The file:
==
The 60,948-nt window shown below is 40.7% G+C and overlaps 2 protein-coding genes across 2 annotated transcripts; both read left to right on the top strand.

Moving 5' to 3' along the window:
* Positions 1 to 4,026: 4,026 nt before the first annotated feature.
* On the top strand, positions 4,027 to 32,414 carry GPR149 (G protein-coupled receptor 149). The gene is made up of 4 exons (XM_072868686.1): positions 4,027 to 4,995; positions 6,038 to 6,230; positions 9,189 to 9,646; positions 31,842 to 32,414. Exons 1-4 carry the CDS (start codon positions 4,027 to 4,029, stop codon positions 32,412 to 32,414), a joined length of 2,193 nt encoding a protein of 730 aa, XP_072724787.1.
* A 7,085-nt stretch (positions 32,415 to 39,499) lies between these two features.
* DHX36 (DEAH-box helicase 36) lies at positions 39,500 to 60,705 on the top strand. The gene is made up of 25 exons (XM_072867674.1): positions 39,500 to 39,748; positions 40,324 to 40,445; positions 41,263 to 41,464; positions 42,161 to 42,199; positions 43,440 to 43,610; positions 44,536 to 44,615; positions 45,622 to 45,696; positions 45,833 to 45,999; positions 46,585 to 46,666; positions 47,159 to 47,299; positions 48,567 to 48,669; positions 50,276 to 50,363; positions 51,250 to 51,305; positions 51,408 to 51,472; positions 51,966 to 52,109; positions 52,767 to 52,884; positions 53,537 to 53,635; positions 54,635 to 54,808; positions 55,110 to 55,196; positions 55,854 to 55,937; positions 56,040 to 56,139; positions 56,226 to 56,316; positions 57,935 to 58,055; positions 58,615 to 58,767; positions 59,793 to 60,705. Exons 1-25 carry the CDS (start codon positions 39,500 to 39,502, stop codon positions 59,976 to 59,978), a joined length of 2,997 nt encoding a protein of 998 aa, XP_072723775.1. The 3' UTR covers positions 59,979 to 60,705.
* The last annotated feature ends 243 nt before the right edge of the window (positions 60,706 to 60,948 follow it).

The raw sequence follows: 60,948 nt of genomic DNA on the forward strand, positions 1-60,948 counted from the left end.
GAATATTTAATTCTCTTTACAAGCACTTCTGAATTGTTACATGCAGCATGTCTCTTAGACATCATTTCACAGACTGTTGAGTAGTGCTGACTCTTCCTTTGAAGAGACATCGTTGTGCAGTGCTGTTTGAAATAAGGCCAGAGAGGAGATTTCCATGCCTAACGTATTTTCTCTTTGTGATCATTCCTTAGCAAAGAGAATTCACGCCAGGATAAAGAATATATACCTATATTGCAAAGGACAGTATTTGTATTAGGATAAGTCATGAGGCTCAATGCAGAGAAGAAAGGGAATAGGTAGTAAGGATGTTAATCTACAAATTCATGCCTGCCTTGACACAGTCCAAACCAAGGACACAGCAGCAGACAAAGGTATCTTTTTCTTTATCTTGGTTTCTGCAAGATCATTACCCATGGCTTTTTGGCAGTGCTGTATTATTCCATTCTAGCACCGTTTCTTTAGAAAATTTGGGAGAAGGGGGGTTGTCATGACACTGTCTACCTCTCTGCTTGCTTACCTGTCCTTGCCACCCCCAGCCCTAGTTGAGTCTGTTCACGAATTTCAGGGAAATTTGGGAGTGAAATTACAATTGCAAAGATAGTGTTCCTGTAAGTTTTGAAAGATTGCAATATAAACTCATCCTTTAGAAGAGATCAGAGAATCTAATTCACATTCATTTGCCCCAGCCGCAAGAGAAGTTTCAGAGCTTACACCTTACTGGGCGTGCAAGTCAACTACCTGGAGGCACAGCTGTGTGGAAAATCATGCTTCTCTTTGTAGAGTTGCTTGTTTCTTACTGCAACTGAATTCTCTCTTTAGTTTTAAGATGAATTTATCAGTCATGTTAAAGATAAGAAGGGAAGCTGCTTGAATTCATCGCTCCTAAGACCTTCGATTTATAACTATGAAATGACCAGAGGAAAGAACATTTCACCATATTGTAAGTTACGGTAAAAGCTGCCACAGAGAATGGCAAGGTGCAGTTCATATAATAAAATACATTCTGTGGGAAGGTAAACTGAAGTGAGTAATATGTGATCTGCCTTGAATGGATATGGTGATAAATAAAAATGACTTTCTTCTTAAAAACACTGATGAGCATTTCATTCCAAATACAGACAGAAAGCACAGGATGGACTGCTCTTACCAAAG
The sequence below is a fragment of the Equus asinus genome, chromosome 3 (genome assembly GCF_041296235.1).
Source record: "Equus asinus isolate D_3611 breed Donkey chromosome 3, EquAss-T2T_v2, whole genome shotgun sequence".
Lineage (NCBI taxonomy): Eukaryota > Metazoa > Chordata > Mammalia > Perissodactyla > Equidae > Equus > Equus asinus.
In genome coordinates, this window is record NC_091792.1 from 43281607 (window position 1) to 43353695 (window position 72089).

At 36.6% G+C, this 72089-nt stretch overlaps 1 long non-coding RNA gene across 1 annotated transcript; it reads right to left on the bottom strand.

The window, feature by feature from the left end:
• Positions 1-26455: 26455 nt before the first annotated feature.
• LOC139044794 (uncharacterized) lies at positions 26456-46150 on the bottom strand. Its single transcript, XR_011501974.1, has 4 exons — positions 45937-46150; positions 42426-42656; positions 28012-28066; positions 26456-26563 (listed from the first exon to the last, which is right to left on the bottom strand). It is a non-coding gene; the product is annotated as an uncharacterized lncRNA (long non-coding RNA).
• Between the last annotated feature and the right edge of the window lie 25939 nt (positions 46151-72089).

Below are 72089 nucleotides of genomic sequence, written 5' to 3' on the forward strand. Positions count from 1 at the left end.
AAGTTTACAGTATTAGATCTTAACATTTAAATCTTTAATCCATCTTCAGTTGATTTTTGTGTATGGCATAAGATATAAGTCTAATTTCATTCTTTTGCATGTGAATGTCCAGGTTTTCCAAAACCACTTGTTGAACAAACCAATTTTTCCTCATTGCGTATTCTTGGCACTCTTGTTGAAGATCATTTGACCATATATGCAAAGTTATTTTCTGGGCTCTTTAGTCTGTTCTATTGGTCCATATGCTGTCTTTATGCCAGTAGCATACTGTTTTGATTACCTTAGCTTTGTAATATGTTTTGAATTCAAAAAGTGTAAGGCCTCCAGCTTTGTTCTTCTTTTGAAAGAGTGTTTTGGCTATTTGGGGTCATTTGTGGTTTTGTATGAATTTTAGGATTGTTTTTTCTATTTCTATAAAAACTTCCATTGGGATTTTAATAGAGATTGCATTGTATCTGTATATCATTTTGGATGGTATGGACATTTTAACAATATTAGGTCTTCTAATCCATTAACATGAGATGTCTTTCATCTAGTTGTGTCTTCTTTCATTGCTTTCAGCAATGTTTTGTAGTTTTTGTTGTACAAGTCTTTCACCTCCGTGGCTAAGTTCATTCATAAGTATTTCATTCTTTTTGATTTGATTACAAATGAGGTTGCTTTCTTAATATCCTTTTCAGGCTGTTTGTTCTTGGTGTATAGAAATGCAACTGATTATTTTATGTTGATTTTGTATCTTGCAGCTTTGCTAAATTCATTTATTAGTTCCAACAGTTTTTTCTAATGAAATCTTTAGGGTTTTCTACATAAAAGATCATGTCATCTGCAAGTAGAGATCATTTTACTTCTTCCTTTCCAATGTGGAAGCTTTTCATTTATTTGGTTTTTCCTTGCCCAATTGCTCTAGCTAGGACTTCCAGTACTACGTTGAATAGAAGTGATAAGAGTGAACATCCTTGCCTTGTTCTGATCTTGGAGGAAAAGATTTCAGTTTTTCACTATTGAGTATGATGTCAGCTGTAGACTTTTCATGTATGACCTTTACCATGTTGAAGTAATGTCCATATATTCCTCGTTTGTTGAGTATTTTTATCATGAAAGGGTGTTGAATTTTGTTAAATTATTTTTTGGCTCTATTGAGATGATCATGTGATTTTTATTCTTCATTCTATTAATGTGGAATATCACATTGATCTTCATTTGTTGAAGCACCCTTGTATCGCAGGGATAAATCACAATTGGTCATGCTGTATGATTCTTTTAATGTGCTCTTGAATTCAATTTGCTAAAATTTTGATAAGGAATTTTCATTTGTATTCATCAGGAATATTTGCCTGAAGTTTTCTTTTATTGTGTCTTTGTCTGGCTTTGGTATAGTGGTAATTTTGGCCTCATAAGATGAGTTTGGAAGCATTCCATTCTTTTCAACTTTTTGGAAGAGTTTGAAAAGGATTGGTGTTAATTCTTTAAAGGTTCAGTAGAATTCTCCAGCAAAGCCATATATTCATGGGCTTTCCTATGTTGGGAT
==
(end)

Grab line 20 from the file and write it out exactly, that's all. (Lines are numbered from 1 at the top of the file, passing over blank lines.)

AAGTTTACAGTATTAGATCTTAACATTTAAATCTTTAATCCATCTTCAGTTGATTTTTGTGTATGGCATAAGATATAAGTCTAATTTCATTCTTTTGCATGTGAATGTCCAGGTTTTCCAAAACCACTTGTTGAACAAACCAATTTTTCCTCATTGCGTATTCTTGGCACTCTTGTTGAAGATCATTTGACCATATATGCAAAGTTATTTTCTGGGCTCTTTAGTCTGTTCTATTGGTCCATATGCTGTCTTTATGCCAGTAGCATACTGTTTTGATTACCTTAGCTTTGTAATATGTTTTGAATTCAAAAAGTGTAAGGCCTCCAGCTTTGTTCTTCTTTTGAAAGAGTGTTTTGGCTATTTGGGGTCATTTGTGGTTTTGTATGAATTTTAGGATTGTTTTTTCTATTTCTATAAAAACTTCCATTGGGATTTTAATAGAGATTGCATTGTATCTGTATATCATTTTGGATGGTATGGACATTTTAACAATATTAGGTCTTCTAATCCATTAACATGAGATGTCTTTCATCTAGTTGTGTCTTCTTTCATTGCTTTCAGCAATGTTTTGTAGTTTTTGTTGTACAAGTCTTTCACCTCCGTGGCTAAGTTCATTCATAAGTATTTCATTCTTTTTGATTTGATTACAAATGAGGTTGCTTTCTTAATATCCTTTTCAGGCTGTTTGTTCTTGGTGTATAGAAATGCAACTGATTATTTTATGTTGATTTTGTATCTTGCAGCTTTGCTAAATTCATTTATTAGTTCCAACAGTTTTTTCTAATGAAATCTTTAGGGTTTTCTACATAAAAGATCATGTCATCTGCAAGTAGAGATCATTTTACTTCTTCCTTTCCAATGTGGAAGCTTTTCATTTATTTGGTTTTTCCTTGCCCAATTGCTCTAGCTAGGACTTCCAGTACTACGTTGAATAGAAGTGATAAGAGTGAACATCCTTGCCTTGTTCTGATCTTGGAGGAAAAGATTTCAGTTTTTCACTATTGAGTATGATGTCAGCTGTAGACTTTTCATGTATGACCTTTACCATGTTGAAGTAATGTCCATATATTCCTCGTTTGTTGAGTATTTTTATCATGAAAGGGTGTTGAATTTTGTTAAATTATTTTTTGGCTCTATTGAGATGATCATGTGATTTTTATTCTTCATTCTATTAATGTGGAATATCACATTGATCTTCATTTGTTGAAGCACCCTTGTATCGCAGGGATAAATCACAATTGGTCATGCTGTATGATTCTTTTAATGTGCTCTTGAATTCAATTTGCTAAAATTTTGATAAGGAATTTTCATTTGTATTCATCAGGAATATTTGCCTGAAGTTTTCTTTTATTGTGTCTTTGTCTGGCTTTGGTATAGTGGTAATTTTGGCCTCATAAGATGAGTTTGGAAGCATTCCATTCTTTTCAACTTTTTGGAAGAGTTTGAAAAGGATTGGTGTTAATTCTTTAAAGGTTCAGTAGAATTCTCCAGCAAAGCCATATATTCATGGGCTTTCCTATGTTGGGAT